Reactive and self-regulatory dimensions of temperament: Interactive relations with symptoms of general distress and anhedonia.
Converging evidence indicates that shared temperamental diatheses partly underlie the covariance between anxiety and depression. Although developmental psychopathology research suggests that self-regulatory temperament (e.g., effortful control or EC) mitigates reactive risks associated with negative affectivity (NA) and positive affectivity (PA), and their respective counterparts, behavioral inhibition- and activation sensitivity (BIS and BAS), no studies have established EC's protective effects in adulthood. This study examined concurrent relations between temperament and distress symptoms shared by anxiety and depression, and anhedonic symptoms unique to depression, in young adults. Anticipated two- and three-way interactions emerged supporting EC's moderating effect between reactive temperament (i.e., high BIS and low BAS) and both symptom dimensions. However, no interactive relations emerged between symptoms and NA, PA, and EC.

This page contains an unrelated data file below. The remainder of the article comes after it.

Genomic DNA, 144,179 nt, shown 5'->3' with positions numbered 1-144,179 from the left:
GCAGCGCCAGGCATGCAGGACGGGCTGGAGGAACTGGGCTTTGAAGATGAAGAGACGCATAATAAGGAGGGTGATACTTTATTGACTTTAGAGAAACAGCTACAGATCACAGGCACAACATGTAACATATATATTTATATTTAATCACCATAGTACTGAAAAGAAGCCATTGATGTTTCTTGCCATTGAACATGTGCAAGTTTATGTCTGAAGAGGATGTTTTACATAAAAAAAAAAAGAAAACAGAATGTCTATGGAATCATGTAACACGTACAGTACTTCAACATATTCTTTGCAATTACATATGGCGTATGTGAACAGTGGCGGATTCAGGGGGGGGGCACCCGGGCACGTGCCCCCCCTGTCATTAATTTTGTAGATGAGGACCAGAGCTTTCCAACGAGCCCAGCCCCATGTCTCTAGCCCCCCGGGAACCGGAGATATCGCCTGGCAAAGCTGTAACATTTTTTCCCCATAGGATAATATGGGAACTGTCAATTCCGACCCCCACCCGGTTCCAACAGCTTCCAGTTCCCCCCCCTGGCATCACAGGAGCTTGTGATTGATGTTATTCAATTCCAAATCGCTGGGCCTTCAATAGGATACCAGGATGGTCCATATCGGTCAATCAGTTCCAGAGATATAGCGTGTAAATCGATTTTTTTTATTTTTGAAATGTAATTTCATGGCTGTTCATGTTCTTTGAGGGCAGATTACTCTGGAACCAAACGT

Department of Psychology, The Ohio State University, 1835 Neil Avenue Mall, Columbus, OH 43210, USA.
SourceJournal of research in personality 45:5 2011 Oct pg 430-440
Pub Type(s)JOURNAL ARTICLE